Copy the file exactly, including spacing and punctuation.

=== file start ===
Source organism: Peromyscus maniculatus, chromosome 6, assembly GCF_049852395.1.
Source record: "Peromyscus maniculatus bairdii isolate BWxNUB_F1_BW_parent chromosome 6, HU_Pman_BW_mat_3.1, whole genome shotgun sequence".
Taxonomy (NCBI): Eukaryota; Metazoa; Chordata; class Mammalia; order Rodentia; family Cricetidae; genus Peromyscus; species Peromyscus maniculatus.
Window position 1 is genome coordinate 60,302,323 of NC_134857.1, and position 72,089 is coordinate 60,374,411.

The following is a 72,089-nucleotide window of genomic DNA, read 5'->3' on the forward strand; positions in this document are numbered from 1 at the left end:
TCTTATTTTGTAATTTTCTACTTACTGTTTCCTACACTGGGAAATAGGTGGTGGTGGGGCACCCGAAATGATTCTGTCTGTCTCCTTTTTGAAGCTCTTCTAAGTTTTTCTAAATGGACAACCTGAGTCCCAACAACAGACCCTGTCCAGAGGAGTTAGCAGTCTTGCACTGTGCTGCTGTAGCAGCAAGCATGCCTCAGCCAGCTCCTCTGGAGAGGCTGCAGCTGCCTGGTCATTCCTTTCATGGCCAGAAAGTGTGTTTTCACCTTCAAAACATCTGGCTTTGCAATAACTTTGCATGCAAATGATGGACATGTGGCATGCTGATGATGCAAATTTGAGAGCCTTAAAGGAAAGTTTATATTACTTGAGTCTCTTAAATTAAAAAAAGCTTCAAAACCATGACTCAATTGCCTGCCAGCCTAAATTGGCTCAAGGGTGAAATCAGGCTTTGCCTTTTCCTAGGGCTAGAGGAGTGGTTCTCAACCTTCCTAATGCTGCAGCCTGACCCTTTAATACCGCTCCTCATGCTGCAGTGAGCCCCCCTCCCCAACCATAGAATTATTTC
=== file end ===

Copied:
Source organism: Peromyscus maniculatus, chromosome 6, assembly GCF_049852395.1.
Source record: "Peromyscus maniculatus bairdii isolate BWxNUB_F1_BW_parent chromosome 6, HU_Pman_BW_mat_3.1, whole genome shotgun sequence".
Taxonomy (NCBI): Eukaryota; Metazoa; Chordata; class Mammalia; order Rodentia; family Cricetidae; genus Peromyscus; species Peromyscus maniculatus.
Window position 1 is genome coordinate 60,302,323 of NC_134857.1, and position 72,089 is coordinate 60,374,411.

The following is a 72,089-nucleotide window of genomic DNA, read 5'->3' on the forward strand; positions in this document are numbered from 1 at the left end:
TCTTATTTTGTAATTTTCTACTTACTGTTTCCTACACTGGGAAATAGGTGGTGGTGGGGCACCCGAAATGATTCTGTCTGTCTCCTTTTTGAAGCTCTTCTAAGTTTTTCTAAATGGACAACCTGAGTCCCAACAACAGACCCTGTCCAGAGGAGTTAGCAGTCTTGCACTGTGCTGCTGTAGCAGCAAGCATGCCTCAGCCAGCTCCTCTGGAGAGGCTGCAGCTGCCTGGTCATTCCTTTCATGGCCAGAAAGTGTGTTTTCACCTTCAAAACATCTGGCTTTGCAATAACTTTGCATGCAAATGATGGACATGTGGCATGCTGATGATGCAAATTTGAGAGCCTTAAAGGAAAGTTTATATTACTTGAGTCTCTTAAATTAAAAAAAGCTTCAAAACCATGACTCAATTGCCTGCCAGCCTAAATTGGCTCAAGGGTGAAATCAGGCTTTGCCTTTTCCTAGGGCTAGAGGAGTGGTTCTCAACCTTCCTAATGCTGCAGCCTGACCCTTTAATACCGCTCCTCATGCTGCAGTGAGCCCCCCTCCCCAACCATAGAATTATTTC